By purchasing penny rolls from your bank, you can search for old Lincoln Cents that may still be in circulation. While it's unlikely that you'll find rare key dates or varieties in these rolls, you can often find common dates and save money compared to buying them from a coin dealer.
e. Invest in Coin Albums and Folders
To keep your collection organized and protected, consider investing in coin albums and folders. These storage solutions not only provide a safe place to store your coins but also allow you to display them in a visually appealing way.
When choosing coin albums and folders, be sure to select ones that fit your collection goals. Some albums and folders omit the most valuable key dates and varieties, which may be important to you depending on the type of collection you're building. Do your research and find the albums and folders that best suit your needs.
f. Look for Less-Expensive Stand-Ins
If you're on a tight budget or can't find certain key dates or varieties, consider looking for less-expensive stand-ins. While purists may prefer to have the exact coins specified for their collection, others may be willing to substitute certain coins with cheaper alternatives.
For example, the 1922 plain cent can be quite expensive, with prices ranging from $600 and up. However, you can often find a 1922 weak D cent for around $30 in Good-Very Good condition. Similarly, the 1955 doubled die cent can cost over $1,000, but a 1955 "poor man's doubled die" (a machine doubled penny) can be found for just a few dollars.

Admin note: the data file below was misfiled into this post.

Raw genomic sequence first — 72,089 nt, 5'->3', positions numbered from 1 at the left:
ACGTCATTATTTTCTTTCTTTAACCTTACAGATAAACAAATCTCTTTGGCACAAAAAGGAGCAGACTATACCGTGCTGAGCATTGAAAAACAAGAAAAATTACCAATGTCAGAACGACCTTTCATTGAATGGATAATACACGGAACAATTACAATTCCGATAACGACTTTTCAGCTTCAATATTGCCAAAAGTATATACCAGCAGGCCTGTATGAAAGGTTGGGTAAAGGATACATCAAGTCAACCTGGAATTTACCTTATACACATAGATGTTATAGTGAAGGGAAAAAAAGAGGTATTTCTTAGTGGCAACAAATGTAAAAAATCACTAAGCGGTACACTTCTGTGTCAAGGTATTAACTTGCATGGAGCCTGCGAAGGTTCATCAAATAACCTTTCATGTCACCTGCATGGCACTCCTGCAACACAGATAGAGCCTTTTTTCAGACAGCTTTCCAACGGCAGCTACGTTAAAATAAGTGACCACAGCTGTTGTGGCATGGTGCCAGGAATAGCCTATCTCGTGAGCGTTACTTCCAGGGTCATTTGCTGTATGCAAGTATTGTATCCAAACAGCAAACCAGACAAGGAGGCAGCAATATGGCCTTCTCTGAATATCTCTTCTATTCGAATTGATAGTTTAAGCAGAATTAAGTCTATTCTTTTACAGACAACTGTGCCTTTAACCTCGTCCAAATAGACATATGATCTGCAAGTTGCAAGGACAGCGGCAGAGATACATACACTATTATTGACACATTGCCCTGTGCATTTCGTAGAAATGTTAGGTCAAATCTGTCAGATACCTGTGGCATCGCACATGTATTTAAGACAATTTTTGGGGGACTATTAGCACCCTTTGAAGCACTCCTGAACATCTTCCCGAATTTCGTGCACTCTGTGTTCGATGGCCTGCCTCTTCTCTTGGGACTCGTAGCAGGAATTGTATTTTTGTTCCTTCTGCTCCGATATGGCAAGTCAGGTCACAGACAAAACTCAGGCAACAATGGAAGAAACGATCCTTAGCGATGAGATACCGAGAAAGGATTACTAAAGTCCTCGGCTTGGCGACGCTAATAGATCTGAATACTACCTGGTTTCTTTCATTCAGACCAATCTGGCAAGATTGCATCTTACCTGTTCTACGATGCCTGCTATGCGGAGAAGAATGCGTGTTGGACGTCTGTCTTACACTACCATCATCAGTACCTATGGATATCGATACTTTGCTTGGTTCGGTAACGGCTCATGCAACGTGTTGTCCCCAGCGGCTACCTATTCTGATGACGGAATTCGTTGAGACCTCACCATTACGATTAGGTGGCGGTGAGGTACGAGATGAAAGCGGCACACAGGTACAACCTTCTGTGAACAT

3. Additional Tips for Collecting Lincoln Cents
Here are a few additional tips to help you make the most of your Lincoln Cent collecting experience:
Join a coin collecting community or club to connect with fellow collectors, share knowledge, and learn from experienced collectors.
Educate yourself about coin grading to better understand the condition and value of the coins in your collection.
Keep track of your collection by creating a detailed inventory or using a coin collecting app or software.
Consider attending coin shows or auctions to find unique coins and expand your collection.
Stay up to date with the latest news and trends in the coin collecting world through reputable coin publications and websites.
Collecting Lincoln Cents can be a rewarding and fulfilling hobby. By following these tips and strategies, you'll be well on your way to building a comprehensive and valuable collection. Remember to set clear goals, do thorough research, and enjoy the journey of discovering and acquiring these fascinating pieces of American history.
Note: The information provided in this article is for educational purposes only. Prices and availability of coins may vary, and it's always recommended to consult with reputable coin dealers or experts before making any significant purchases.